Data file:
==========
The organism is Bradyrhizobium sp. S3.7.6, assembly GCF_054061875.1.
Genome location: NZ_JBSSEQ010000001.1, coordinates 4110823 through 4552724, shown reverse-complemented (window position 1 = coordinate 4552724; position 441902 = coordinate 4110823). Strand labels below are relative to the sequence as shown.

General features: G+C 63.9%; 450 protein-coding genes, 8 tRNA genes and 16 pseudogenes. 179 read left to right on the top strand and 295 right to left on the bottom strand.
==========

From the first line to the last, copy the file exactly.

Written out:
The organism is Bradyrhizobium sp. S3.7.6, assembly GCF_054061875.1.
Genome location: NZ_JBSSEQ010000001.1, coordinates 4110823 through 4552724, shown reverse-complemented (window position 1 = coordinate 4552724; position 441902 = coordinate 4110823). Strand labels below are relative to the sequence as shown.

General features: G+C 63.9%; 450 protein-coding genes, 8 tRNA genes and 16 pseudogenes. 179 read left to right on the top strand and 295 right to left on the bottom strand.